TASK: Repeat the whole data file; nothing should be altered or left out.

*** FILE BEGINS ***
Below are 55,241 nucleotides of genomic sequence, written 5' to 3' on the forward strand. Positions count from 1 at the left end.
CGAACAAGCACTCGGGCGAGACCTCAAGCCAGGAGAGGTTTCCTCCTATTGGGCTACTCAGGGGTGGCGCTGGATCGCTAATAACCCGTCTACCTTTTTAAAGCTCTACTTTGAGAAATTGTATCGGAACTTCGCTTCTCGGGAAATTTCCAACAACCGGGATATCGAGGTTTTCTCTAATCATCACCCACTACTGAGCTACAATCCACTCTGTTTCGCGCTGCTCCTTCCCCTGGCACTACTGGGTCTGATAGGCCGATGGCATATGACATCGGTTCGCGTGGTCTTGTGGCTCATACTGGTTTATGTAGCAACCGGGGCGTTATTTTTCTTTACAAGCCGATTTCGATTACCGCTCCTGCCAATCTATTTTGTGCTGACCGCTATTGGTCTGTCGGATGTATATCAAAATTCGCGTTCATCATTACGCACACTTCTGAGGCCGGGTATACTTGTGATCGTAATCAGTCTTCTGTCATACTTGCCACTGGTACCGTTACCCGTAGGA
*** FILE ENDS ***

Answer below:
Below are 55,241 nucleotides of genomic sequence, written 5' to 3' on the forward strand. Positions count from 1 at the left end.
CGAACAAGCACTCGGGCGAGACCTCAAGCCAGGAGAGGTTTCCTCCTATTGGGCTACTCAGGGGTGGCGCTGGATCGCTAATAACCCGTCTACCTTTTTAAAGCTCTACTTTGAGAAATTGTATCGGAACTTCGCTTCTCGGGAAATTTCCAACAACCGGGATATCGAGGTTTTCTCTAATCATCACCCACTACTGAGCTACAATCCACTCTGTTTCGCGCTGCTCCTTCCCCTGGCACTACTGGGTCTGATAGGCCGATGGCATATGACATCGGTTCGCGTGGTCTTGTGGCTCATACTGGTTTATGTAGCAACCGGGGCGTTATTTTTCTTTACAAGCCGATTTCGATTACCGCTCCTGCCAATCTATTTTGTGCTGACCGCTATTGGTCTGTCGGATGTATATCAAAATTCGCGTTCATCATTACGCACACTTCTGAGGCCGGGTATACTTGTGATCGTAATCAGTCTTCTGTCATACTTGCCACTGGTACCGTTACCCGTAGGA